When making a music video for the Red Hot Chili Peppers, a song called “Dark Necessities,” I cast four young girl skaters who were so brave and inspiring. The video was about their strength and courage, how they were proud of their scars, their bruises. It was during the editing process of “Dark Necessities” that I realized I really wanted to tell a story about young women. Around that time, my friend Jessica Elbaum, who runs Gloria Sanchez [Productions], said, “I’m producing this movie with Annapurna called Booksmart. We’re looking for a director. You should just read it.” The script was a couple of years old. I pitched Annapurna and said, “I want to direct this movie. I know what it can be. I’m so inspired by it.” I hired Katie Silberman to come on board and rewrite it completely.

CC: Did you find it tough to direct a comedy, especially one with young adults?

OW: Comedy is incredibly difficult. It’s a high-wire act. Comedies deserve more credit than they get. For some reason, they have a reputation for being easier than drama, but…

CC: I would imagine it would be harder.

OW: It is harder. I was lucky enough to have an awesome cast, who understood the tone of the movie that I wanted to make. They understood exactly that we were making something that was grounded, but at times heightened. At its core, it’s a relationship movie, it’s a love story, it’s really a romantic comedy, but we wanted to have a rhythm to it that felt as highly paced as the thoughts of these two brilliant women. Everyone totally understood that.

Athleisure stripe plunge midi dress, Valentino,  Photography by Thomas Slack

CC: How was it telling your fiancé what to do?

OW: [Laughs] The awesome thing about Jason [Sudeikis] is he’s an incredible improviser. He is truly one of the world’s best, so in those scenes, I was able to just give him a nugget of information, one line, and he would fly with the rest. That scene in the lift, we gave him one word. He just went nuts with it, and then when he saw the movie he was like, “Whoa, I didn’t know you were gonna use all of that.” And I was like, “I laughed so hard. I kept all of it.”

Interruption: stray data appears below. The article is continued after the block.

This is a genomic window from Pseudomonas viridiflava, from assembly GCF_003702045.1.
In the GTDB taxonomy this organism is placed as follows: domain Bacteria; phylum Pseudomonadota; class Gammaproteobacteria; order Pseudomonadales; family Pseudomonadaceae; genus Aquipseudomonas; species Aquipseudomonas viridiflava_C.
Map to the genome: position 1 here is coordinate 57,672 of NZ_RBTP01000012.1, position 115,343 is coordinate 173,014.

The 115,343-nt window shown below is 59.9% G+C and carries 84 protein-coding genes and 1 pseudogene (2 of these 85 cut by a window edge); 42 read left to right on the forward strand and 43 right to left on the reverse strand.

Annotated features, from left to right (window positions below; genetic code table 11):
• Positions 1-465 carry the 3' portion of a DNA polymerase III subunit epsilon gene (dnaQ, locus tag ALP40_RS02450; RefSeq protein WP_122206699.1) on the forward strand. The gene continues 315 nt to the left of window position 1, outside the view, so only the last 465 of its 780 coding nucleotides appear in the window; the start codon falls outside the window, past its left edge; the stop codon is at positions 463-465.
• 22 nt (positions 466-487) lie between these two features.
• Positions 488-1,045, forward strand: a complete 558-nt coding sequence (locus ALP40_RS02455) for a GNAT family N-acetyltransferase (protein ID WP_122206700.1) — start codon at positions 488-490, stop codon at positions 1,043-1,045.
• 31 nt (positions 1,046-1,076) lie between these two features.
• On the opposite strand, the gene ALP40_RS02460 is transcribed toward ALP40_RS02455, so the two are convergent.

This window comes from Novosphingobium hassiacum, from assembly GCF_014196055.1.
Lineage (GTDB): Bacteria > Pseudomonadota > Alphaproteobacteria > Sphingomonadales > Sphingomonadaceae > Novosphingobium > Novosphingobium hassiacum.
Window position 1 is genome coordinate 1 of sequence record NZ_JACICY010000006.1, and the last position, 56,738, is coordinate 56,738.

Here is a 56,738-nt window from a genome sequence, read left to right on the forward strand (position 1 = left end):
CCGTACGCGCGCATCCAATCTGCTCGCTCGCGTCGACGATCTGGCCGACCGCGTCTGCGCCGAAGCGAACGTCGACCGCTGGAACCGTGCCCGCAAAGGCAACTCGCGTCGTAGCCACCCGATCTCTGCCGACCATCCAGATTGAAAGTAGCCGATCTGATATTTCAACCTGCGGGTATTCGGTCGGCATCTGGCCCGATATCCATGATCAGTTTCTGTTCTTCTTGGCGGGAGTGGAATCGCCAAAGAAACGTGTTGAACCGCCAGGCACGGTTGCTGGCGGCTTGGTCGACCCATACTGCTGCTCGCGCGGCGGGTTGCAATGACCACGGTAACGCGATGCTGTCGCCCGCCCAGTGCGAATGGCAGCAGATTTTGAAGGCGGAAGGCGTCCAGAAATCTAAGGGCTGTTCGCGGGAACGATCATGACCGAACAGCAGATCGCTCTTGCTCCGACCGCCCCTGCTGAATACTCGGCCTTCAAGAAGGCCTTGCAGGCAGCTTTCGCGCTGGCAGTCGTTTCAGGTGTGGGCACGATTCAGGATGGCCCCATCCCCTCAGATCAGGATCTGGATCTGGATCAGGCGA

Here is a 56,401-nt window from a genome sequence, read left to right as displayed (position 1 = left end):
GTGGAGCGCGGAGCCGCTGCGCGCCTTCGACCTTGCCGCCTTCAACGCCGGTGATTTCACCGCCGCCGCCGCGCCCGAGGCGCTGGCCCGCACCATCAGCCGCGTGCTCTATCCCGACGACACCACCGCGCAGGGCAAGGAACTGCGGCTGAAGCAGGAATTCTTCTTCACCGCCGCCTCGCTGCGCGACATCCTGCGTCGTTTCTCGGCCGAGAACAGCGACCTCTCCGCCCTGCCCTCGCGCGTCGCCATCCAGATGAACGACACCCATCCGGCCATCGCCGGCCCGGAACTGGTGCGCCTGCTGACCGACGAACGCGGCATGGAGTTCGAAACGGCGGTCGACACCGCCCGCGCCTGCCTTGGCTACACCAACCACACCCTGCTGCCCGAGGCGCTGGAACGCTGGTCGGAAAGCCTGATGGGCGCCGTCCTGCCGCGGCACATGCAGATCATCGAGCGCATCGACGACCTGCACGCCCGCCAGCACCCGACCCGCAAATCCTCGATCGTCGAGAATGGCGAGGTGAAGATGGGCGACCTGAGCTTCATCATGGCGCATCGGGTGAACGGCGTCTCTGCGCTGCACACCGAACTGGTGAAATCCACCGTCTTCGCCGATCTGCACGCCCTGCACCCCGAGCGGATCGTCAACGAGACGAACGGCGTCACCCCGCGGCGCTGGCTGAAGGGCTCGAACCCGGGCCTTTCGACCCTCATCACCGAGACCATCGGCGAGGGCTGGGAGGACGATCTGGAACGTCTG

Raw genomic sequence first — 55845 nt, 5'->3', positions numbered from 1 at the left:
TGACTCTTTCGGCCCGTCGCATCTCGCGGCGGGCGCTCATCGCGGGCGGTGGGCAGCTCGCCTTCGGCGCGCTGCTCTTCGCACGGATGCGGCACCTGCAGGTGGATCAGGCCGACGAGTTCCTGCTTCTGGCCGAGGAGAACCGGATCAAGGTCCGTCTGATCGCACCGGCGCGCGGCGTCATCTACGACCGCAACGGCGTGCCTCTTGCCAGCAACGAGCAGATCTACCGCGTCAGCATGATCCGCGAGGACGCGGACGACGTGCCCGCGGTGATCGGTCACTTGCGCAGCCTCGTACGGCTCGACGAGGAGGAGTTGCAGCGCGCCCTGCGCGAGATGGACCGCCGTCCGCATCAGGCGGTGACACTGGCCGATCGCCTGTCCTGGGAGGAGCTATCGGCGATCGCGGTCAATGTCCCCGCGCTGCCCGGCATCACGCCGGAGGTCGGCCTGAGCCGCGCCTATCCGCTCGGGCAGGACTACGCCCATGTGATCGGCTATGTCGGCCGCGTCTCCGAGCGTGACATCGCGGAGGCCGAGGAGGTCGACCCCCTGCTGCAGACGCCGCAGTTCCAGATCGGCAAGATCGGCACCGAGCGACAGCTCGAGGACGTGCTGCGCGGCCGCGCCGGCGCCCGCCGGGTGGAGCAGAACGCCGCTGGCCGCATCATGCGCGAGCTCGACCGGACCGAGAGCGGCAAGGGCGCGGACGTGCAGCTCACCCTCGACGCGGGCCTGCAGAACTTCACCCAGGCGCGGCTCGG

CC: Well, you’re both comedic talents, and people say, “Laughter is the best medicine.” In what ways do you make each other laugh? Is that part of how you relate to one another—a shared sense of humor?

OW: That was the first thing I loved about Jason, that we could joke around, and I didn’t have to explain myself. He understood my weird sense of humor, and I understood his, and we very quickly had a shorthand with each other. We both take in the world and process it in a similar way. It’s been great to do that as parents as well, because there’s nothing funnier than little kids.

CC: What’s the best advice you give to your kids?

OW: They’re 2 and 5, and I’m already explaining to them that they have to stay true to themselves and not worry about what others think and to be kind, but not be overly conscious about what other people are doing or thinking. It’s a conversation that happens a lot.